One of the fringe benefits of Washington’s stimulus program has been inflated stock portfolios. This has delivered a great boon for certain state governments. In Connecticut, for example, a state that taxes capital gains as regular income, this year’s budget surplus is projected to be $470 million.
That’s quite an achievement. Especially when you consider the state’s rainy-day fund will hit an all-time high of $4.5 billion. Federal coronavirus stimulus is also bringing $6 billion into the state.
Yet for the greedy fellows in the Connecticut state legislature the budget surplus is not nearly enough. They want to soak the rich for the noble purpose of helping people. Lawmakers are proposing a “surcharge” on high earners; single filers making more than $500,000 will be subject to a combined capital gains rate of 8.99 percent.
But that’s not all. The state legislature also wants to create something it calls a “consumption tax.” People earning more than $500,000 would pay 0.7 percent of their adjusted gross income. That rate would rise to 1.4 percent for those earning $2 million, then 1.5 percent over $13 million.
The dillweed state planners already have grand plans for these coercive funds. The money would go into a new Equitable Investment Fund that would be managed by an Equitable Investment Council. The intent of the fund, in addition to collecting fees, is to reduce income inequality and redistribute wealth to certain disadvantaged groups.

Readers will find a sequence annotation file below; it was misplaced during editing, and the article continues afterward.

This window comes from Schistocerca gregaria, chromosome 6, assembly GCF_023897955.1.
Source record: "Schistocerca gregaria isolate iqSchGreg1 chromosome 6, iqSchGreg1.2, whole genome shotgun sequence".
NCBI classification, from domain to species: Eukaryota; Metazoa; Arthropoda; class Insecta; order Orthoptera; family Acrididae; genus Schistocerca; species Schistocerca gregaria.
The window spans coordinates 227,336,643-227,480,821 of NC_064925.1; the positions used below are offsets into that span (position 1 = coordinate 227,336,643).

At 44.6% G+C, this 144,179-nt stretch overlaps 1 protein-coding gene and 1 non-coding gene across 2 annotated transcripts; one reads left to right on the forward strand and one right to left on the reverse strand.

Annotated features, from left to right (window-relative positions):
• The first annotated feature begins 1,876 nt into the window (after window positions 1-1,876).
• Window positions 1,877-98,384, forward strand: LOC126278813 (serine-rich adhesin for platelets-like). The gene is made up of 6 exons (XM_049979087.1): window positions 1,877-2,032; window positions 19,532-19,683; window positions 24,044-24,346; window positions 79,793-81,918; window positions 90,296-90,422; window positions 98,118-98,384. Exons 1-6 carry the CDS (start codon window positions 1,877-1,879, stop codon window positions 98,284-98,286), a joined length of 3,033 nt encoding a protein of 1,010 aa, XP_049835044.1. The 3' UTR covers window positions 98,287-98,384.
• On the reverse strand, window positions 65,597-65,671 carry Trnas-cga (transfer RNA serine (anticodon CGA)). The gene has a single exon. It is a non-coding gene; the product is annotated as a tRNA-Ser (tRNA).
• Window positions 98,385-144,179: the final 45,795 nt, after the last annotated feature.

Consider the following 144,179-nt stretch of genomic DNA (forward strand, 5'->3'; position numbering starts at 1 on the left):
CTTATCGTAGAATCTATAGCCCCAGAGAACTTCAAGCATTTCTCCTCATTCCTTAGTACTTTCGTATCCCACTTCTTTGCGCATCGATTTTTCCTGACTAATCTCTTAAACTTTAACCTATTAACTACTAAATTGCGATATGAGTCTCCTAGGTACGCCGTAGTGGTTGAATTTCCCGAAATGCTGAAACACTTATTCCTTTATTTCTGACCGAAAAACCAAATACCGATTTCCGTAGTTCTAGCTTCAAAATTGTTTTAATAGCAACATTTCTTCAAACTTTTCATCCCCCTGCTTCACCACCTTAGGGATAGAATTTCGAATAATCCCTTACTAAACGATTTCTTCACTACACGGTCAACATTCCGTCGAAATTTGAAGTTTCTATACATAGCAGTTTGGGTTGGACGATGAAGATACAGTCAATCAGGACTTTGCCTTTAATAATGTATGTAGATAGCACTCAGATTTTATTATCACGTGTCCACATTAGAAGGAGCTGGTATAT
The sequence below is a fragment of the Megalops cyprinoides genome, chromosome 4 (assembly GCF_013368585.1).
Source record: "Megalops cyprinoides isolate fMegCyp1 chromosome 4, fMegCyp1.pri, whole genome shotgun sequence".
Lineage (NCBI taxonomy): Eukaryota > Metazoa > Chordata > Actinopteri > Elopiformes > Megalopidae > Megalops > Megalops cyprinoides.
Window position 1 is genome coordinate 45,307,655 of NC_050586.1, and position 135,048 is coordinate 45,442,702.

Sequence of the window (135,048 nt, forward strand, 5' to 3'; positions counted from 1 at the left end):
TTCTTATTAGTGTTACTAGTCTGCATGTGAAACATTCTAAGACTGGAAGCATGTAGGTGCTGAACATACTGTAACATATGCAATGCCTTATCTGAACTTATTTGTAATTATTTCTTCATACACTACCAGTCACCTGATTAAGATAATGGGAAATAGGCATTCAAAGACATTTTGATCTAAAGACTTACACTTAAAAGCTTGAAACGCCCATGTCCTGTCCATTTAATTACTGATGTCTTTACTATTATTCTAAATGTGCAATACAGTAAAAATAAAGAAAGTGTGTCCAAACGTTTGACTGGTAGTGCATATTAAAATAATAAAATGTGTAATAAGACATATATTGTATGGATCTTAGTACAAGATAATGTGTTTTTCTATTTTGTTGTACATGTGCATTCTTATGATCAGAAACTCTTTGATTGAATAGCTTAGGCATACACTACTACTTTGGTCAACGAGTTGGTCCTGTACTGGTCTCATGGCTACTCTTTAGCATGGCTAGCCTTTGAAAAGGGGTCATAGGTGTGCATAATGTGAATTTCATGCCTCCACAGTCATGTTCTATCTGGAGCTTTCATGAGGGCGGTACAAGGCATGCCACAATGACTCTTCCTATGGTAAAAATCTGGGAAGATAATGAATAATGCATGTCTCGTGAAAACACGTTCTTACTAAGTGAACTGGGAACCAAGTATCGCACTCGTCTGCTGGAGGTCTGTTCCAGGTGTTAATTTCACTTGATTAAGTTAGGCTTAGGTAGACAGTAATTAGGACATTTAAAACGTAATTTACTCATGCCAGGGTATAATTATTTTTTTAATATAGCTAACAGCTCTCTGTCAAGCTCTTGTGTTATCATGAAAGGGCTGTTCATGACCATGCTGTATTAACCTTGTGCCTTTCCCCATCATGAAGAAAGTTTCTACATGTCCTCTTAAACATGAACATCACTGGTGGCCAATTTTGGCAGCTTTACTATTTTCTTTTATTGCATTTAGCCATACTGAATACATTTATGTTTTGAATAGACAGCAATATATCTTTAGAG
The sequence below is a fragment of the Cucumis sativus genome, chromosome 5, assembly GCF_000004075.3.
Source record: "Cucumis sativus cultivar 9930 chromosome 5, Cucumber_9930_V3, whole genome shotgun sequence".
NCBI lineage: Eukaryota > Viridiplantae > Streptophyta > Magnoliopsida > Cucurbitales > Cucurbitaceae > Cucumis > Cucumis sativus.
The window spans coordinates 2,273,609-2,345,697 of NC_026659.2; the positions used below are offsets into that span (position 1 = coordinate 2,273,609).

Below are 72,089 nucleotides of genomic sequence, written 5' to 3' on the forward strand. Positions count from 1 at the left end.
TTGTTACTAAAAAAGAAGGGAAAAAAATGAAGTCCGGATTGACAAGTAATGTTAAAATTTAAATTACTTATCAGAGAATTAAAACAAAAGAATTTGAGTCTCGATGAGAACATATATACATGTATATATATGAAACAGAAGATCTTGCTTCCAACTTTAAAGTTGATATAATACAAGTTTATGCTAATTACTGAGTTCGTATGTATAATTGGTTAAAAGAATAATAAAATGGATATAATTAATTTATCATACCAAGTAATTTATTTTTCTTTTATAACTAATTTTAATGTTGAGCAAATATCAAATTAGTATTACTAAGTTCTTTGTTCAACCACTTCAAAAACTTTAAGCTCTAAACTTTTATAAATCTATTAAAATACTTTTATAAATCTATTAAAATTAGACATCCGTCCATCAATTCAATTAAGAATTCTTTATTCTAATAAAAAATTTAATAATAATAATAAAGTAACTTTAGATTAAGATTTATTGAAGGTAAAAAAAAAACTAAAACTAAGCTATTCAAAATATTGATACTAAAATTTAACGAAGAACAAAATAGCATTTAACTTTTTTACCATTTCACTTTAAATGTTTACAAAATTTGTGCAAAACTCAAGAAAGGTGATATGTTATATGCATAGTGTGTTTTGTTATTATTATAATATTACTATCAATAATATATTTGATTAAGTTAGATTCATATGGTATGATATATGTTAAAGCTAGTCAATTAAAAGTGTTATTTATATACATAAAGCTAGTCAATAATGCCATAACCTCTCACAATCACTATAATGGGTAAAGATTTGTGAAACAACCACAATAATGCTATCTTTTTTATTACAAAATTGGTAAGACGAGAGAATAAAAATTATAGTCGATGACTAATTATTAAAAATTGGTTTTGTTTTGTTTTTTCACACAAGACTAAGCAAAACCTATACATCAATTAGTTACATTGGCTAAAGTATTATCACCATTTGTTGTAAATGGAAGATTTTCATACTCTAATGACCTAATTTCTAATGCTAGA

Democratic Governor Ned Lamont recently had the gall to oppose the proposed taxation schemes. And for that, hundreds of protestors showed up at his house and staged a mass ‘die-in’. In this novel protest, freeloaders pretended to die in front of Mr. Lamont’s house because they want more free stuff…and he doesn’t want to give it to them.
This behavior, no doubt, has been conditioned in numerous states across the USA…
Here is the ‘land of fruits and nuts’ governor Gavin Newsom wants to send state sponsored stimmy checks of $600 to 11 million Californians. Newsom, who’s facing a recall election later this year, is shamelessly buying votes.
And why not? California, another state that taxes capital gains as regular income, is flush with cash.
This time last year Newsom predicted California would face a massive budget deficit of $54 billion. He begged for a federal bailout.
Now, instead of a deficit, the state has a $76 billion surplus. What’s more, that’s before the state receives $27 billion in federal stimulus from the American Rescue Plan that Congress passed in March.
California is also using this windfall to hand out $116.5 million in prize money to those who’ve done their civic duty and gotten the COVID-19 vaccine jab. One lucky vaccine badge of honor holder will score the maximum vaccine prize of $1.5 million.
Here at the Economic Prism we recognize that a million bucks ain’t what it used to be. But we also know, from experience, that it’s still super hard to build up wealth of $1.5 million. It takes hard work, discipline, sacrifice, saving, investing, and, still, some luck.
Good for whoever wins the $1.5 million maximum prize. But if they follow the example of Newsom, they’ll squander it before Christmas. Then, like Newsom, they’ll have to beg for a bailout.